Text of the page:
Angry farmers take compensation battle to vice-president
Chicken traders and farmers took gripes over compensation offers related to the buyback of their licences to the national level yesterday when they petitioned Vice-President Xi Jinping .
The move came as another round of negotiations over compensation between the Food and Health Bureau and chicken farmers broke down.
'We think the central government should help us farmers and voice our concerns. We want to continue to do our work, but the SAR government will not let us,' New Territories Chicken Breeders Association secretary Wong Yee-chuen said. He demonstrated with other association members outside the Island Shangri-La hotel in Admiralty, where Mr Xi dined and where the petition was presented to a government representative. 'The government's packages are unacceptable.'
The group, which estimated that there were about 50 chicken farms and two pigeon farms in the city, said they had been offered less than the amount offered to retailers and wholesalers.
The bureau is expected to seek approval today from the Legislative Council finance committee for HK$1.12 billion in compensation payouts.
That represents a revised package that is about 11 per cent more generous than one proposed previously. Chicken farmers will now be offered up to HK$17.4 million, and other compensation for chickens and eggs.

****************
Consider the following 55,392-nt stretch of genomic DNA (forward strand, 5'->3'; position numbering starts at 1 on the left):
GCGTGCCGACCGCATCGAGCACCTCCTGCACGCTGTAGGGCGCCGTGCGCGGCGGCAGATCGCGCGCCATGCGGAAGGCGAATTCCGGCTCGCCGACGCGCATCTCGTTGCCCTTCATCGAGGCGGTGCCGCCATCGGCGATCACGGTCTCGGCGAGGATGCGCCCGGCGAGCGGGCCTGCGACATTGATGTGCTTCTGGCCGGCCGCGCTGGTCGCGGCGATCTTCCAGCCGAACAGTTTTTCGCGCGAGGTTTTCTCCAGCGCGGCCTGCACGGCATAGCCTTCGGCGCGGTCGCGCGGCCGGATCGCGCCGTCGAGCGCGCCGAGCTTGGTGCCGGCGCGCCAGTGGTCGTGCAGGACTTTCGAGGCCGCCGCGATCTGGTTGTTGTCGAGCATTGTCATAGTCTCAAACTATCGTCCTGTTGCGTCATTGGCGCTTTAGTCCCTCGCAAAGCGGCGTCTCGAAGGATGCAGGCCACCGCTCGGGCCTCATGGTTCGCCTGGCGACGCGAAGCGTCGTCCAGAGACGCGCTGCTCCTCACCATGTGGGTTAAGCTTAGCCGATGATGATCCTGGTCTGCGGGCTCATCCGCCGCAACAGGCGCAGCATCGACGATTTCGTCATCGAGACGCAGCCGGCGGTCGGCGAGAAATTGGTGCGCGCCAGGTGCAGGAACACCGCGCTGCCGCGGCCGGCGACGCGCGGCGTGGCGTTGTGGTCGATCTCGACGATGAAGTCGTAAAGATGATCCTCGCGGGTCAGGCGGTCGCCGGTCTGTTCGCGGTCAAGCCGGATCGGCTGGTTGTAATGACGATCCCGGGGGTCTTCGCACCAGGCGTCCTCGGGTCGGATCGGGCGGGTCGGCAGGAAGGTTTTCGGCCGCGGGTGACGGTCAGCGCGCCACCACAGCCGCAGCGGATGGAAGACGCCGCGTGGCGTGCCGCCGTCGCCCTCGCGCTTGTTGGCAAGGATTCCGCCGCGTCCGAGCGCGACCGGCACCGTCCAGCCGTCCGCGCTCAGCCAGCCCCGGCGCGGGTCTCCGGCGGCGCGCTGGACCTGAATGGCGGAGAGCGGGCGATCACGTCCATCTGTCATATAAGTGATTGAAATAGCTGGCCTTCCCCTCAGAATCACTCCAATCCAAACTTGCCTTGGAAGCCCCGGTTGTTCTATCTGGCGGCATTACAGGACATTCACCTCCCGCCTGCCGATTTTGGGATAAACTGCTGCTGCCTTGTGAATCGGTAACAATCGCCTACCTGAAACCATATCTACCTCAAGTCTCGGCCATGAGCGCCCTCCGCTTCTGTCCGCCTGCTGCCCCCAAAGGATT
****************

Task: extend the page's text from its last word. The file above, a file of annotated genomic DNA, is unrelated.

According to the bureau, payouts for chicken farmers will total HK$290 million under the revised package.
Poultry Wholesalers Association chairman Tsui Ming-tuen and five other members of his association also gathered outside the Shangri-La. 'We have to tell the vice-president that we all want to continue to do business, but the SAR government will not let us,' he said.
Earlier, a couple of dozen farmers gathered at Yuen Long Stadium before staging a slow-drive protest to the Murray Building in Central, some with their trucks hung with dead chickens.
Secretary for Food and Health York Chow Yat-ngok said calculations had been very generous. 'We have already explained to chicken farmers how compensation is calculated,' he said. 'Compensation for the biggest farm can be up to HK$17 million. We think this is very reasonable.'
Poultry Wholesalers and Retailers Association chairman Steven Wong Wai-chuen said many chickens were killed before the 8pm deadline yesterday as demand continued to drop, but he did not have exact figures. The government now requires that no live chickens are kept overnight at retail stalls in the city.
The number of live chickens available at the Cheung Sha Wan Temporary Wholesale Poultry Market yesterday was 31,390, with 6,700 imported from the mainland and 24,690 from local farms.
An Agriculture, Fisheries and Conservation Department spokesman said the average wholesale price was HK$14.20 per catty.